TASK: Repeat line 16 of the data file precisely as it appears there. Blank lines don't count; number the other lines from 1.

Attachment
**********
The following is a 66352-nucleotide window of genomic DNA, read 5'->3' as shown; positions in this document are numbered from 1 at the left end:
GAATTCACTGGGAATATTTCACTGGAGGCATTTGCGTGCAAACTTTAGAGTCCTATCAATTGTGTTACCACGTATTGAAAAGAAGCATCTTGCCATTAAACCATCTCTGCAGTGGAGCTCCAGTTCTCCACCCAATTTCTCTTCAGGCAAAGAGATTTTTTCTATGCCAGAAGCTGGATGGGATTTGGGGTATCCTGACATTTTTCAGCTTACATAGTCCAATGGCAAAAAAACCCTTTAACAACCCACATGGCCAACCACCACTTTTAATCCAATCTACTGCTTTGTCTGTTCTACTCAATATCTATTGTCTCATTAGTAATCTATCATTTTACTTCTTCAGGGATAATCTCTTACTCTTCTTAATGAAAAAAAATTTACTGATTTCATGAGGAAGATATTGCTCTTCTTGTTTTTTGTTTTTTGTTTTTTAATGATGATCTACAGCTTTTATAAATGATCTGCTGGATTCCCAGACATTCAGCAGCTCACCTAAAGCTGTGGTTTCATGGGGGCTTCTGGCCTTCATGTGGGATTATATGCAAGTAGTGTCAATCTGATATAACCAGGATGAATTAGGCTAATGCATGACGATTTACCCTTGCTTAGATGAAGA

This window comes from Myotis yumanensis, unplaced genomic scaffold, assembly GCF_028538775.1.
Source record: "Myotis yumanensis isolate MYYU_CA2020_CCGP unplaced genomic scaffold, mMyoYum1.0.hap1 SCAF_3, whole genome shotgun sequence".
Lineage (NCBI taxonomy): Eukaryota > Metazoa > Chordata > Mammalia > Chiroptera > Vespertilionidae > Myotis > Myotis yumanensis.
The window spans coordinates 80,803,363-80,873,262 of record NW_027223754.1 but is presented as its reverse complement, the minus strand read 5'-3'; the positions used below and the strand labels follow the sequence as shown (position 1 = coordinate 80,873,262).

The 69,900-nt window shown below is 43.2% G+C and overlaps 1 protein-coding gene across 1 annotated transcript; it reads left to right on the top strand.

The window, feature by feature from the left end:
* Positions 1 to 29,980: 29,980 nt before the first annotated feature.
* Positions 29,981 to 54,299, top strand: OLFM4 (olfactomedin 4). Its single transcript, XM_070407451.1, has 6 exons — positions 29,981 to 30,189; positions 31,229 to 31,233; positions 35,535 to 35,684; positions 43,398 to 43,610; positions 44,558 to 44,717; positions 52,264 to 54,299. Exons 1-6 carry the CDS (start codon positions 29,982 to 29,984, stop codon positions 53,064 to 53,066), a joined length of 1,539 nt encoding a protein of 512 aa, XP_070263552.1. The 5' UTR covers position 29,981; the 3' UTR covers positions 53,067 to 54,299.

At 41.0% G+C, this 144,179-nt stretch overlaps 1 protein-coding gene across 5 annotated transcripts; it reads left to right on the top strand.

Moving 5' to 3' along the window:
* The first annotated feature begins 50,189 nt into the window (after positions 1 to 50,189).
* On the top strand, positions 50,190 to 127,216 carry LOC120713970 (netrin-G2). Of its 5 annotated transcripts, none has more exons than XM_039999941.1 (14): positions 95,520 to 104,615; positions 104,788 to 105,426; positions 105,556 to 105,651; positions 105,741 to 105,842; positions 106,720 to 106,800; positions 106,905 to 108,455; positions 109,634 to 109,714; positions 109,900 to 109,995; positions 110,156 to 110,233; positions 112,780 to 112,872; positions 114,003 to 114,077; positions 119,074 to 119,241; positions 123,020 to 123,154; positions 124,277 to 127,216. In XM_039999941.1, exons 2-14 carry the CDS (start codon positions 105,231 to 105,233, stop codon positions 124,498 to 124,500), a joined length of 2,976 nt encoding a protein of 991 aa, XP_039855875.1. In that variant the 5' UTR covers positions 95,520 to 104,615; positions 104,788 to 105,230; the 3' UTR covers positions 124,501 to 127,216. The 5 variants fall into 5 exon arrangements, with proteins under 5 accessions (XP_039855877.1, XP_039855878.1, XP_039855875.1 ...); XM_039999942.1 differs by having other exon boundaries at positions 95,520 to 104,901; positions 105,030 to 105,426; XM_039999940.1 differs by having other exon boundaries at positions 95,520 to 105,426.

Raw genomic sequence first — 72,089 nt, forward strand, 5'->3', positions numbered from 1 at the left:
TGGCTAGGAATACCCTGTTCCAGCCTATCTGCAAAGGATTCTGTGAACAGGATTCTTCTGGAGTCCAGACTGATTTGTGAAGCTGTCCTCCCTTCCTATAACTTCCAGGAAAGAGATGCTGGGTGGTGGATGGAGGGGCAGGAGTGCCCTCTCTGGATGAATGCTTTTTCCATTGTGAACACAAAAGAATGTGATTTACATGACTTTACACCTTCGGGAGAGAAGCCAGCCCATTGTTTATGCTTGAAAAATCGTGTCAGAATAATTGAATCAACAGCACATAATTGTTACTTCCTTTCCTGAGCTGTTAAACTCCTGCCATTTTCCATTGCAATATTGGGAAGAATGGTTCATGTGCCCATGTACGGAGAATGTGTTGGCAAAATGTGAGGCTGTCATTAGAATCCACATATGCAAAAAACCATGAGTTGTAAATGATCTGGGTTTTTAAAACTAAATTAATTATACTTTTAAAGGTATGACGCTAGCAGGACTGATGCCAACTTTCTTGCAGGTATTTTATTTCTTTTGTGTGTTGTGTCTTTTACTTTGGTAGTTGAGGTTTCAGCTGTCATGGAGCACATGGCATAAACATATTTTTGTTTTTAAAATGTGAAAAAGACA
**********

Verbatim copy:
TGGCTAGGAATACCCTGTTCCAGCCTATCTGCAAAGGATTCTGTGAACAGGATTCTTCTGGAGTCCAGACTGATTTGTGAAGCTGTCCTCCCTTCCTATAACTTCCAGGAAAGAGATGCTGGGTGGTGGATGGAGGGGCAGGAGTGCCCTCTCTGGATGAATGCTTTTTCCATTGTGAACACAAAAGAATGTGATTTACATGACTTTACACCTTCGGGAGAGAAGCCAGCCCATTGTTTATGCTTGAAAAATCGTGTCAGAATAATTGAATCAACAGCACATAATTGTTACTTCCTTTCCTGAGCTGTTAAACTCCTGCCATTTTCCATTGCAATATTGGGAAGAATGGTTCATGTGCCCATGTACGGAGAATGTGTTGGCAAAATGTGAGGCTGTCATTAGAATCCACATATGCAAAAAACCATGAGTTGTAAATGATCTGGGTTTTTAAAACTAAATTAATTATACTTTTAAAGGTATGACGCTAGCAGGACTGATGCCAACTTTCTTGCAGGTATTTTATTTCTTTTGTGTGTTGTGTCTTTTACTTTGGTAGTTGAGGTTTCAGCTGTCATGGAGCACATGGCATAAACATATTTTTGTTTTTAAAATGTGAAAAAGACA